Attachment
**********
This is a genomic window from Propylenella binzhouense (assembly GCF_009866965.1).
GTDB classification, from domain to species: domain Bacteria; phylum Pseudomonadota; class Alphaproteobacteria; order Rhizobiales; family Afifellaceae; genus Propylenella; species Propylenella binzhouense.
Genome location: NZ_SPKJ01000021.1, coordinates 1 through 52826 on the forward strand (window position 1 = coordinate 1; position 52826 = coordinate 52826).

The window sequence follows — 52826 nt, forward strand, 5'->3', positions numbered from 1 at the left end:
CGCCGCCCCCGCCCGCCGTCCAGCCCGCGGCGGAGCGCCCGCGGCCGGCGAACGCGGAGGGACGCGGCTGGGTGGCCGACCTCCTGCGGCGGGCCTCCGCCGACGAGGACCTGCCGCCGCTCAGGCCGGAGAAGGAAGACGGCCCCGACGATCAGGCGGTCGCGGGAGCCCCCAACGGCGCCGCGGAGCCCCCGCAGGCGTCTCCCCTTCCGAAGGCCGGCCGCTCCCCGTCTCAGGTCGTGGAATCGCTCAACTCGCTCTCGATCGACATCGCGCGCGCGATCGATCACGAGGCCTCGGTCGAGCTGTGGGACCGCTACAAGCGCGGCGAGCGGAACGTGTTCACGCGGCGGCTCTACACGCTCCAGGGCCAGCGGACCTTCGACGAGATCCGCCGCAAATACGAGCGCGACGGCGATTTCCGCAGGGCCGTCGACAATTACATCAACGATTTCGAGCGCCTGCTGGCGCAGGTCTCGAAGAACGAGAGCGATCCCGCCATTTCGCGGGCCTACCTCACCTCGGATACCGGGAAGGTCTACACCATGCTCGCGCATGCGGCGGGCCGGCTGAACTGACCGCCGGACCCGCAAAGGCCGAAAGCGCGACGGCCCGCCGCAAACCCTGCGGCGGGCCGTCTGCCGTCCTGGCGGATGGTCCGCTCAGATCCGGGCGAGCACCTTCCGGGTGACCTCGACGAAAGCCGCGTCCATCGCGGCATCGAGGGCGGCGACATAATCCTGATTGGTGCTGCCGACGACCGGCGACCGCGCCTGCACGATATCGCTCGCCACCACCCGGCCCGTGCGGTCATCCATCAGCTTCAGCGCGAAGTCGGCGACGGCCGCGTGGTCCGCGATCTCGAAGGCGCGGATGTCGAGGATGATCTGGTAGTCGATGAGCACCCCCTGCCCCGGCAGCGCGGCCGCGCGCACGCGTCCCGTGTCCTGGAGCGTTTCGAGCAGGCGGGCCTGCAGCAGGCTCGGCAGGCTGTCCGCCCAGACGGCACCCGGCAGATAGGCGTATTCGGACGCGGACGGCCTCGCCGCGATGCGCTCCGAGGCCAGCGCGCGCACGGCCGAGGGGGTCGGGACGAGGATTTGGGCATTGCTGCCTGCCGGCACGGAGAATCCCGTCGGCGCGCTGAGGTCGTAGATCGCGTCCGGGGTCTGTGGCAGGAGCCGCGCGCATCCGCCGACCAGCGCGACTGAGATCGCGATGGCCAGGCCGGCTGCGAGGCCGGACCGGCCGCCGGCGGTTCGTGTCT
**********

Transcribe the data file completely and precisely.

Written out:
This is a genomic window from Propylenella binzhouense (assembly GCF_009866965.1).
GTDB classification, from domain to species: domain Bacteria; phylum Pseudomonadota; class Alphaproteobacteria; order Rhizobiales; family Afifellaceae; genus Propylenella; species Propylenella binzhouense.
Genome location: NZ_SPKJ01000021.1, coordinates 1 through 52826 on the forward strand (window position 1 = coordinate 1; position 52826 = coordinate 52826).

The window sequence follows — 52826 nt, forward strand, 5'->3', positions numbered from 1 at the left end:
CGCCGCCCCCGCCCGCCGTCCAGCCCGCGGCGGAGCGCCCGCGGCCGGCGAACGCGGAGGGACGCGGCTGGGTGGCCGACCTCCTGCGGCGGGCCTCCGCCGACGAGGACCTGCCGCCGCTCAGGCCGGAGAAGGAAGACGGCCCCGACGATCAGGCGGTCGCGGGAGCCCCCAACGGCGCCGCGGAGCCCCCGCAGGCGTCTCCCCTTCCGAAGGCCGGCCGCTCCCCGTCTCAGGTCGTGGAATCGCTCAACTCGCTCTCGATCGACATCGCGCGCGCGATCGATCACGAGGCCTCGGTCGAGCTGTGGGACCGCTACAAGCGCGGCGAGCGGAACGTGTTCACGCGGCGGCTCTACACGCTCCAGGGCCAGCGGACCTTCGACGAGATCCGCCGCAAATACGAGCGCGACGGCGATTTCCGCAGGGCCGTCGACAATTACATCAACGATTTCGAGCGCCTGCTGGCGCAGGTCTCGAAGAACGAGAGCGATCCCGCCATTTCGCGGGCCTACCTCACCTCGGATACCGGGAAGGTCTACACCATGCTCGCGCATGCGGCGGGCCGGCTGAACTGACCGCCGGACCCGCAAAGGCCGAAAGCGCGACGGCCCGCCGCAAACCCTGCGGCGGGCCGTCTGCCGTCCTGGCGGATGGTCCGCTCAGATCCGGGCGAGCACCTTCCGGGTGACCTCGACGAAAGCCGCGTCCATCGCGGCATCGAGGGCGGCGACATAATCCTGATTGGTGCTGCCGACGACCGGCGACCGCGCCTGCACGATATCGCTCGCCACCACCCGGCCCGTGCGGTCATCCATCAGCTTCAGCGCGAAGTCGGCGACGGCCGCGTGGTCCGCGATCTCGAAGGCGCGGATGTCGAGGATGATCTGGTAGTCGATGAGCACCCCCTGCCCCGGCAGCGCGGCCGCGCGCACGCGTCCCGTGTCCTGGAGCGTTTCGAGCAGGCGGGCCTGCAGCAGGCTCGGCAGGCTGTCCGCCCAGACGGCACCCGGCAGATAGGCGTATTCGGACGCGGACGGCCTCGCCGCGATGCGCTCCGAGGCCAGCGCGCGCACGGCCGAGGGGGTCGGGACGAGGATTTGGGCATTGCTGCCTGCCGGCACGGAGAATCCCGTCGGCGCGCTGAGGTCGTAGATCGCGTCCGGGGTCTGTGGCAGGAGCCGCGCGCATCCGCCGACCAGCGCGACTGAGATCGCGATGGCCAGGCCGGCTGCGAGGCCGGACCGGCCGCCGGCGGTTCGTGTCT